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Friday, May 22, 2020

Trump refuses to wear mask, praises anti-Semite Henry Ford's 'bloodline,' says Ford cars are too expensive while at campaign rally in Ypsilanti

Posted By on Fri, May 22, 2020 at 10:27 AM

click to enlarge EL-AMIN / SHUTTERSTOCK.COM
  • El-Amin / Shutterstock.com

Don't worry Michiganders, President Donald Trump tested “very positively” for the coronavirus Thursday morning, ahead of his highly publicized campaign event at a Ford plant in Ypsilanti, where he stood like a normal person, refused to wear a mask so as to not give the “press the pleasure” of seeing him obey Michigan law, and well, did a lot of other shit that was, as Attorney General Dana Nessel described to CNN, “extremely disappointing yet totally predictable.”

“The president is a petulant child who refuses to follow the rules, and I have to say, this is no joke,” Nessel said on Thursday.



Before Trump's visit, Nessel penned an open letter to the president, reminding him that all nonessential visits to manufacturing facilities have been suspended under Gov. Gretchen Whitmer's stay-at-home order, and warned that “anyone who has potentially been recently exposed, including the President of the United States, has not only a legal responsibility but also a social and moral responsibility, to take reasonable precautions to prevent further spread of the virus.”


Following her CNN appearance, Trump retaliated with a series of late-night tweets aimed at Nessel, even bestowing her with one of his nicknames: “The Wacky Do Nothing Attorney General of Michigan.”


Trump, of course, failed to wear a mask to an automotive factory that pivoted to manufacturing ventilators and PPE amid the coronavirus crisis, and even went so far as to awkwardly hand his face shield to a sound engineer — when questioned about why he didn't wear a mask — like he was the lead singer of a band handing off his guitar pick to some lucky superfan. We're surprised he didn't offer to sign it ... or lick it.


The difference between Trump, a self-described billionaire who once said he didn't “want a poor person” in charge of the economy, and say, a lead singer of, well, any band that isn't Three Doors Down, is that even a lead singer would have enough tact to not openly balk at the price of Ford's $750,000 carbon edition GT while at a Ford speaking engagement while also standing next to Ford executive chairman Bill Ford Jr., and Ford CEO Jim Hackett.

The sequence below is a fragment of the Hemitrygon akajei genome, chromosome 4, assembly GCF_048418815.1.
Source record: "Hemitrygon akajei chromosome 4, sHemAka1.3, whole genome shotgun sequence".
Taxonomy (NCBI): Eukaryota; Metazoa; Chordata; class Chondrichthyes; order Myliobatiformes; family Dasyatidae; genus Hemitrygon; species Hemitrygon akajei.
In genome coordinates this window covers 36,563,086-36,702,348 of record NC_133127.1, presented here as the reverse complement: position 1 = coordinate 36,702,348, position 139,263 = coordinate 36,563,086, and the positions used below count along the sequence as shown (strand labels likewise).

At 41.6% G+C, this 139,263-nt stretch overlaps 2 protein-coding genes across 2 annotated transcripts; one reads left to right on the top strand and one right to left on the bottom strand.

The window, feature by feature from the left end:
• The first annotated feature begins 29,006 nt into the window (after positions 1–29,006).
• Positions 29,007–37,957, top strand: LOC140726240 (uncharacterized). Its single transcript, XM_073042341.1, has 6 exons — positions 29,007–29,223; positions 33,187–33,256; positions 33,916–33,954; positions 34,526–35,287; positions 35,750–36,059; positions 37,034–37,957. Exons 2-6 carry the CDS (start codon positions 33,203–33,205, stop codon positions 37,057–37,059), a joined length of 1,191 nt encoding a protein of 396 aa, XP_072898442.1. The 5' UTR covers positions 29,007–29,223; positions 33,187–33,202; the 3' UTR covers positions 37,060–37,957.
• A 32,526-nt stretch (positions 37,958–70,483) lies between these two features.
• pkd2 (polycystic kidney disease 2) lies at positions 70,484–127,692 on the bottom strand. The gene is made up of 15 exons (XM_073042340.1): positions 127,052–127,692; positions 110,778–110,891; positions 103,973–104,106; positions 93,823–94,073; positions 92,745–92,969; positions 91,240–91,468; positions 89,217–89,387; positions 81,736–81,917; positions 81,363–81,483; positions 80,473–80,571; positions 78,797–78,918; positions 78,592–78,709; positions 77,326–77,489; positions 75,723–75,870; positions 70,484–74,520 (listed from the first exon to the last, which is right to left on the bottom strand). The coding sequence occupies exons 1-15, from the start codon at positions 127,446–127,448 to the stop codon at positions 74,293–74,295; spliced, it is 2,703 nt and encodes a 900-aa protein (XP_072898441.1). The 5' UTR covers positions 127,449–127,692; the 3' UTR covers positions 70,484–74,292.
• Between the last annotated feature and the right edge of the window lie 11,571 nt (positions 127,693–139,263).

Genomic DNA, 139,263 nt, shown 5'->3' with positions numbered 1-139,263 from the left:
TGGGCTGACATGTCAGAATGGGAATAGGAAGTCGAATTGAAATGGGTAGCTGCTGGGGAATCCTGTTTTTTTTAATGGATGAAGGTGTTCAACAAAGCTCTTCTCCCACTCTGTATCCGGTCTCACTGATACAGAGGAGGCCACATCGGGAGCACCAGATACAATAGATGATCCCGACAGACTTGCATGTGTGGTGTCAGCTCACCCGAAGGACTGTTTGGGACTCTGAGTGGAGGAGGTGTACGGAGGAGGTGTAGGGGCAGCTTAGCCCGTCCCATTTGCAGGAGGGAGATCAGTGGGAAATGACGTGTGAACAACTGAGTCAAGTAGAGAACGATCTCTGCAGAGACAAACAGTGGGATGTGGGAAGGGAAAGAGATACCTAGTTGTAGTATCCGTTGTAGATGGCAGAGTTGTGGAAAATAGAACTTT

“Bill was showing me some of those cars — it's incredible,” Trump said. “I wanted to buy one, then I heard the price. I said forget it. I said I'll use one on occasion. But what a car that is, huh? What a car.”

Despite being spooked by the price of a car, Trump loves Ford. Specifically, the late Henry Ford, a notorious anti-Semite. Bizarrely, Trump praised Ford for his "bloodline."

“The company founded by a man named Henry Ford — good bloodlines, good bloodlines. If you believe in that stuff, you get good blood,” Trump said. “They teamed up with the company founded by Thomas Edison — that’s General Electric. That’s good stuff. That’s good stuff. And you put it all together,” he rambled like the beginning of an online tuna casserole recipe.

“They’re all looking down right now. And they’d be very proud of what they see. You began the production of 50,000 lifesaving ventilators.”

Wait — does Trump think that Ford workers are all related to Henry Ford?

This off-script comment should not come as a huge surprise, considering Trump has not been shy about his own beliefs that he and his family are genetically superior. He's even said god has given him “a certain brain.” Not going to refute that. Regardless, he definitely believes Henry Ford, evil Nazi overlord Adolf Hitler's personal fave — and the only American who got a shoutout in Mein Kampf — is in heaven and that he and Thomas Edison are just high-fiving over ventilators.

Yes, Trump, the same man who has suggested that late Arizona Senator John McCain and Michigan congressman John Dingell, who was the longest-ever serving member of Congress, were rotting in hell.

Oh, to have the imagination of a petulant child.

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